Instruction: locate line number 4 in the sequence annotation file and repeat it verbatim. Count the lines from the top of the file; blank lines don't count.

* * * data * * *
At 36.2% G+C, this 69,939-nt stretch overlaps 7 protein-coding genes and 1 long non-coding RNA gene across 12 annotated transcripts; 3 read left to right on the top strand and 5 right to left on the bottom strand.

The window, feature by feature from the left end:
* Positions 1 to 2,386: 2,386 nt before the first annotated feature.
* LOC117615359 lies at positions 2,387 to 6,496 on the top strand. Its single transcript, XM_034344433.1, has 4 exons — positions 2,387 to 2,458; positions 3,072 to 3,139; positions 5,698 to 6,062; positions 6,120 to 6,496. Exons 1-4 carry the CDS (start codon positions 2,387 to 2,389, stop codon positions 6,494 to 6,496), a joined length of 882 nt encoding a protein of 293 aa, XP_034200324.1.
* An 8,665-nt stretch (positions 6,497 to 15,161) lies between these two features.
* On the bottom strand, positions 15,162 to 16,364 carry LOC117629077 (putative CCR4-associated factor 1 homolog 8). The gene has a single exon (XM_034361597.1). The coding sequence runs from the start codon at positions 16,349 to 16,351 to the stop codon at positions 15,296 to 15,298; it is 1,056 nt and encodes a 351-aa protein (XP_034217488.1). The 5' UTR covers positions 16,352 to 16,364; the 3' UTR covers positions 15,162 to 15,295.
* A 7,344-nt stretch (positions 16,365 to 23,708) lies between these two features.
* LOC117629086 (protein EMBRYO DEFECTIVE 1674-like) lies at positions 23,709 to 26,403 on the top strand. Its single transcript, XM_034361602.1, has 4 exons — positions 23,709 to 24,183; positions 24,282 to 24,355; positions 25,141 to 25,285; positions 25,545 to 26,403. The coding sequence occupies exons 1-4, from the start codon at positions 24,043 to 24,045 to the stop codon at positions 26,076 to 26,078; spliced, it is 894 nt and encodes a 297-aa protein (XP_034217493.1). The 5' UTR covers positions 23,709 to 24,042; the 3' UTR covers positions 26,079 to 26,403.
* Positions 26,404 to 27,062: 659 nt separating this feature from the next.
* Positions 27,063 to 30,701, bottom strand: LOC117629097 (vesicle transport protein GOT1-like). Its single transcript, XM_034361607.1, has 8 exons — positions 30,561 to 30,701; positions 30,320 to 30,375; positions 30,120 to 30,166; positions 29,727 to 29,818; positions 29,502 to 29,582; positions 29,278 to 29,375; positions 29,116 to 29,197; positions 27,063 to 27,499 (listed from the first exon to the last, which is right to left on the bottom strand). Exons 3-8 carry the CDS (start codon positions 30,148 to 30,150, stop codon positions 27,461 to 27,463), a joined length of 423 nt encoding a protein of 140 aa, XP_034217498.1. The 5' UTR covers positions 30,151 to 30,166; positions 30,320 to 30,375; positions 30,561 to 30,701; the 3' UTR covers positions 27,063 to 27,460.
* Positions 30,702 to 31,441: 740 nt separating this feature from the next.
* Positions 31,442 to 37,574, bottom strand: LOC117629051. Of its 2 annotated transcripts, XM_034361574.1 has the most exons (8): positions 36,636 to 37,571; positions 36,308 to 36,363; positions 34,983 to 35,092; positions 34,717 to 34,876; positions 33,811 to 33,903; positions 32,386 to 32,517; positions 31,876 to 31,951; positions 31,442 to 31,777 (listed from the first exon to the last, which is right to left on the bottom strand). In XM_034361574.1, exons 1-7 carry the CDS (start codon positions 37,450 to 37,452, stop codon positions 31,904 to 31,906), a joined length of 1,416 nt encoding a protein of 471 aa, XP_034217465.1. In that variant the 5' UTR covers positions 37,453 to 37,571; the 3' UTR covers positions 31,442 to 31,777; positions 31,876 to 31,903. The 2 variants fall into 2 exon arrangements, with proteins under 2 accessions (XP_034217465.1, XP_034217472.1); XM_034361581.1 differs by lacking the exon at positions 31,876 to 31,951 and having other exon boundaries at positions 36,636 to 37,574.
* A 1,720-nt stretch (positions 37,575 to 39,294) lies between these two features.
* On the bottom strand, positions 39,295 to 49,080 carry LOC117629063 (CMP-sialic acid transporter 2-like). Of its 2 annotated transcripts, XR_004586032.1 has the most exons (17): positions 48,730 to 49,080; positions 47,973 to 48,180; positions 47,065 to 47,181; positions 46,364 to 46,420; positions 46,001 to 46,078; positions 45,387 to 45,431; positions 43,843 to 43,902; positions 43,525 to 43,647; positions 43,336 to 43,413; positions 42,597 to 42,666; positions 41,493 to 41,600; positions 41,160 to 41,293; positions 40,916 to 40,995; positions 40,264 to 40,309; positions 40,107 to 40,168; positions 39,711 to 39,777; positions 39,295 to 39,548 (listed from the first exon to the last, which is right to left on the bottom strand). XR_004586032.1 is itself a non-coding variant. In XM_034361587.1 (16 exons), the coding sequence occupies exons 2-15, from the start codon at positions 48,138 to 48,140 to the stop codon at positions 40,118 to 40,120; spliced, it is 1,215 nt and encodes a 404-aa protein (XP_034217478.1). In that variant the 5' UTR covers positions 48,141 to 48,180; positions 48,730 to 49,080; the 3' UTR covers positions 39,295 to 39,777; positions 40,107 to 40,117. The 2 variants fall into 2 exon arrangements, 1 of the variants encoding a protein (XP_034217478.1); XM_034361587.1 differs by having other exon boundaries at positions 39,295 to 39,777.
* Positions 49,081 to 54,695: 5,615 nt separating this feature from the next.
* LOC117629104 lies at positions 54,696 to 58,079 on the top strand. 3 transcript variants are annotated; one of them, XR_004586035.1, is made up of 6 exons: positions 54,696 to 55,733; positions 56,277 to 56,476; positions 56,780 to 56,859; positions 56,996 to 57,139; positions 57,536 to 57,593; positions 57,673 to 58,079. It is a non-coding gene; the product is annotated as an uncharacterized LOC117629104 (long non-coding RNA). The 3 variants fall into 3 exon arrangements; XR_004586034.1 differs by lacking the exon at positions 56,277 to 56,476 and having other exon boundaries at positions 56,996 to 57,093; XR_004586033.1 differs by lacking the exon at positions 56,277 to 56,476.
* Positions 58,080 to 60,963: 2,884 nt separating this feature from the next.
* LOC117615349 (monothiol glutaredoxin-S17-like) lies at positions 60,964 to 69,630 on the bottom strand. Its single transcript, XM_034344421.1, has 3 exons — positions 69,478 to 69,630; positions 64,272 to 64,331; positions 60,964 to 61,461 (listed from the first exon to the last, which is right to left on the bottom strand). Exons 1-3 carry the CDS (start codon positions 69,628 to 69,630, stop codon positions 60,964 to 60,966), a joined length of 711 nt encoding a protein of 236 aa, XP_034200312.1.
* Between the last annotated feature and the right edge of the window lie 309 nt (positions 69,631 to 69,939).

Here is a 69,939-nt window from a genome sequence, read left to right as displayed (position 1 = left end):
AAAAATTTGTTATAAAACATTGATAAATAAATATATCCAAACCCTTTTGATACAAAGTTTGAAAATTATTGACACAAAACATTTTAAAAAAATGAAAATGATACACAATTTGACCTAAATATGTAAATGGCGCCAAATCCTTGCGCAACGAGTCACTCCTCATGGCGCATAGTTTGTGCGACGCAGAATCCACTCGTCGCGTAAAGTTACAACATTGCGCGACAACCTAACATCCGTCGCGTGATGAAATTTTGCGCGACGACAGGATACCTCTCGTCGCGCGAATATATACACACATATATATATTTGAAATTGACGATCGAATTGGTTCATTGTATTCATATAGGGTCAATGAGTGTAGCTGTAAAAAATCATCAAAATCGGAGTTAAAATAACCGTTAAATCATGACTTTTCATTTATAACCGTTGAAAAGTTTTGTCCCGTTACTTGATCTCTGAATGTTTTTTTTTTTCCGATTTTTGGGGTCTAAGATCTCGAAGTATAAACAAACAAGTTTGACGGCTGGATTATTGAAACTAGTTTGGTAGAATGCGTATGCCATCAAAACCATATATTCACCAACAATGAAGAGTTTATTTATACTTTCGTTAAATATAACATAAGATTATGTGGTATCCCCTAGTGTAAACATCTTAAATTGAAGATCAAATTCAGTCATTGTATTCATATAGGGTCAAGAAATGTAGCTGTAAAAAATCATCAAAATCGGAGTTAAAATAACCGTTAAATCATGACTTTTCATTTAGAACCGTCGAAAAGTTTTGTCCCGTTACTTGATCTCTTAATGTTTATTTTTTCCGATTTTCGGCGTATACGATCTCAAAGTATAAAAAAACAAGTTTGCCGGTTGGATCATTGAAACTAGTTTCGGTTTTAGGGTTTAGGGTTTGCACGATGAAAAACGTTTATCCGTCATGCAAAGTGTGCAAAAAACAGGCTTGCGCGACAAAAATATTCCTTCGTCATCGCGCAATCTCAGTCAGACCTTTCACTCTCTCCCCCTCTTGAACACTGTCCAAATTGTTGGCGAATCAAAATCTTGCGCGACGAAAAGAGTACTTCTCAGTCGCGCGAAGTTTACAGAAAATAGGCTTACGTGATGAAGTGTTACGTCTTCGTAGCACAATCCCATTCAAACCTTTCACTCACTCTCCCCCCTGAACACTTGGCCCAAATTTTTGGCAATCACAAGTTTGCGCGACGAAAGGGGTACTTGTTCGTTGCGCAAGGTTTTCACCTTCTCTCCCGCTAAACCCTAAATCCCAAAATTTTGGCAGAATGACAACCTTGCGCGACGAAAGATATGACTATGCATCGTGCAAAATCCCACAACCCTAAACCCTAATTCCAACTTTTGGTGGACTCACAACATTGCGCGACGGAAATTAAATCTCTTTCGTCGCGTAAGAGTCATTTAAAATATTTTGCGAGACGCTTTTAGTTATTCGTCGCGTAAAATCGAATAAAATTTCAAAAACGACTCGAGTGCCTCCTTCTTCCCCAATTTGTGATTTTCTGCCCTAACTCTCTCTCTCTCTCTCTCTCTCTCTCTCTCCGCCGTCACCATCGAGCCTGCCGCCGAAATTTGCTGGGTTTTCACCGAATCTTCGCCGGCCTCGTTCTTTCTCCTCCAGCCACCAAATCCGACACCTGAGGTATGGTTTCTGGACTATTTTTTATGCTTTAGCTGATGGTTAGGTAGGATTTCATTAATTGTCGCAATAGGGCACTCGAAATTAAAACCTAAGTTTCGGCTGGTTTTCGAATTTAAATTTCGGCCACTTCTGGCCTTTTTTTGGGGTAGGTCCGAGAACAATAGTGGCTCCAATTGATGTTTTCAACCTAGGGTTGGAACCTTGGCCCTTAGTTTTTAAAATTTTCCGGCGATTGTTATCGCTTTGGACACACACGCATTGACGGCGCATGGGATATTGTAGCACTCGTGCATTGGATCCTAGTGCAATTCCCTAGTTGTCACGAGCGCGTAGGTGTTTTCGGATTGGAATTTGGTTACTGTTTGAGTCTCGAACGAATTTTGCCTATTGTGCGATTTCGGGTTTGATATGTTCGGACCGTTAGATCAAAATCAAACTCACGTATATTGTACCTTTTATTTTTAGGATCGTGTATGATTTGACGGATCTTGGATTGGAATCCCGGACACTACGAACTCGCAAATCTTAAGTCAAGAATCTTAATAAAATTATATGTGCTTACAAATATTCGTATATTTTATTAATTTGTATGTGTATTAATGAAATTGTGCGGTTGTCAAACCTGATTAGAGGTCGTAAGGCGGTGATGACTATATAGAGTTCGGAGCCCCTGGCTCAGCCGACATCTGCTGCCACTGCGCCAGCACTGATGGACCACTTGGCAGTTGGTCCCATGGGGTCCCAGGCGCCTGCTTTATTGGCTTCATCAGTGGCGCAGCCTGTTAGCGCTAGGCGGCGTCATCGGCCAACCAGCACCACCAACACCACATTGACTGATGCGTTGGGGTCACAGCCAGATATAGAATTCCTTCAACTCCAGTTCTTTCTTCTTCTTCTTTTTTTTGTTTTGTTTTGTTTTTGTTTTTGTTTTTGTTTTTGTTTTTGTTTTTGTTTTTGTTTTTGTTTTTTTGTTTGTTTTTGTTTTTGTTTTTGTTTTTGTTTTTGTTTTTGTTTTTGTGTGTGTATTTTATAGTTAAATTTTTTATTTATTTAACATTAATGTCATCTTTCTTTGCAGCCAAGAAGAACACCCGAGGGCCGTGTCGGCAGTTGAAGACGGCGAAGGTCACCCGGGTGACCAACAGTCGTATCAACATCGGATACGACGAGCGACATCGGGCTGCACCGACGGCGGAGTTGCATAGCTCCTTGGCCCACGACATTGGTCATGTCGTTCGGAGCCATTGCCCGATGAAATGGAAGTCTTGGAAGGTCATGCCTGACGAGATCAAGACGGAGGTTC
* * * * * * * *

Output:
* LOC117615359 lies at positions 2,387 to 6,496 on the top strand. Its single transcript, XM_034344433.1, has 4 exons — positions 2,387 to 2,458; positions 3,072 to 3,139; positions 5,698 to 6,062; positions 6,120 to 6,496. Exons 1-4 carry the CDS (start codon positions 2,387 to 2,389, stop codon positions 6,494 to 6,496), a joined length of 882 nt encoding a protein of 293 aa, XP_034200324.1.